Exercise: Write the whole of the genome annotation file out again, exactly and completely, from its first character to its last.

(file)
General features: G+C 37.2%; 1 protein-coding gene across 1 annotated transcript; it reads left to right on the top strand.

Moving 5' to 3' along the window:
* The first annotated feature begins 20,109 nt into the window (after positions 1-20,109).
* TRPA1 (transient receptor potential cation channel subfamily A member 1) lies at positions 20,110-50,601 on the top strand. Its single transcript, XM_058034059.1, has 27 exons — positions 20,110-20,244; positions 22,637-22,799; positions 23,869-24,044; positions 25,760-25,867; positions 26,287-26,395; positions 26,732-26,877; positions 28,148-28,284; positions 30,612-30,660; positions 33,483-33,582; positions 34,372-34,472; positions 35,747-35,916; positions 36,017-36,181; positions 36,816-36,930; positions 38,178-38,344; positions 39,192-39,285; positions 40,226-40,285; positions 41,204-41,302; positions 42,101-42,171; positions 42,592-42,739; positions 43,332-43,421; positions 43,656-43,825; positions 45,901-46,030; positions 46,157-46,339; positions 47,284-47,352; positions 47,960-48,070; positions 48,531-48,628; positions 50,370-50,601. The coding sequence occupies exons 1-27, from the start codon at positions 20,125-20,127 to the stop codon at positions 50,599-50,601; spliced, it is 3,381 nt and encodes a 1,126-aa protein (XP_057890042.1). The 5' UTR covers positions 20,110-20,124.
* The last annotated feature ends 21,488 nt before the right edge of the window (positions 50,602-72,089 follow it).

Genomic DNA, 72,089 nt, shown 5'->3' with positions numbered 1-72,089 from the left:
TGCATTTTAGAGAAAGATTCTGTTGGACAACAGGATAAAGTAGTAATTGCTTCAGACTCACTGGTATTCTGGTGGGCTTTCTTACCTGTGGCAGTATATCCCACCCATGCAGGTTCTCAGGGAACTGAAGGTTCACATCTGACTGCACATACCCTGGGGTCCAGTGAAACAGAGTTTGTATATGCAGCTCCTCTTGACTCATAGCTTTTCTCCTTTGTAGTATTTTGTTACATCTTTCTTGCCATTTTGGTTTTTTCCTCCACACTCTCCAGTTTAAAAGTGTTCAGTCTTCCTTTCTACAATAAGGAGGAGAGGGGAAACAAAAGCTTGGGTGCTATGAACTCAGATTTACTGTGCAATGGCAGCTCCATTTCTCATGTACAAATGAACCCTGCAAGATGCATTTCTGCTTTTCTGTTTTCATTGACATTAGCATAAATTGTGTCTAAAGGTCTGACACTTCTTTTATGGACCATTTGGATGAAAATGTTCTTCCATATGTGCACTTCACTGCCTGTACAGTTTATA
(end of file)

General features: G+C 37.2%; 1 protein-coding gene across 1 annotated transcript; it reads left to right on the top strand.

Moving 5' to 3' along the window:
* The first annotated feature begins 20,109 nt into the window (after positions 1-20,109).
* TRPA1 (transient receptor potential cation channel subfamily A member 1) lies at positions 20,110-50,601 on the top strand. Its single transcript, XM_058034059.1, has 27 exons — positions 20,110-20,244; positions 22,637-22,799; positions 23,869-24,044; positions 25,760-25,867; positions 26,287-26,395; positions 26,732-26,877; positions 28,148-28,284; positions 30,612-30,660; positions 33,483-33,582; positions 34,372-34,472; positions 35,747-35,916; positions 36,017-36,181; positions 36,816-36,930; positions 38,178-38,344; positions 39,192-39,285; positions 40,226-40,285; positions 41,204-41,302; positions 42,101-42,171; positions 42,592-42,739; positions 43,332-43,421; positions 43,656-43,825; positions 45,901-46,030; positions 46,157-46,339; positions 47,284-47,352; positions 47,960-48,070; positions 48,531-48,628; positions 50,370-50,601. The coding sequence occupies exons 1-27, from the start codon at positions 20,125-20,127 to the stop codon at positions 50,599-50,601; spliced, it is 3,381 nt and encodes a 1,126-aa protein (XP_057890042.1). The 5' UTR covers positions 20,110-20,124.
* The last annotated feature ends 21,488 nt before the right edge of the window (positions 50,602-72,089 follow it).

Genomic DNA, 72,089 nt, shown 5'->3' with positions numbered 1-72,089 from the left:
TGCATTTTAGAGAAAGATTCTGTTGGACAACAGGATAAAGTAGTAATTGCTTCAGACTCACTGGTATTCTGGTGGGCTTTCTTACCTGTGGCAGTATATCCCACCCATGCAGGTTCTCAGGGAACTGAAGGTTCACATCTGACTGCACATACCCTGGGGTCCAGTGAAACAGAGTTTGTATATGCAGCTCCTCTTGACTCATAGCTTTTCTCCTTTGTAGTATTTTGTTACATCTTTCTTGCCATTTTGGTTTTTTCCTCCACACTCTCCAGTTTAAAAGTGTTCAGTCTTCCTTTCTACAATAAGGAGGAGAGGGGAAACAAAAGCTTGGGTGCTATGAACTCAGATTTACTGTGCAATGGCAGCTCCATTTCTCATGTACAAATGAACCCTGCAAGATGCATTTCTGCTTTTCTGTTTTCATTGACATTAGCATAAATTGTGTCTAAAGGTCTGACACTTCTTTTATGGACCATTTGGATGAAAATGTTCTTCCATATGTGCACTTCACTGCCTGTACAGTTTATA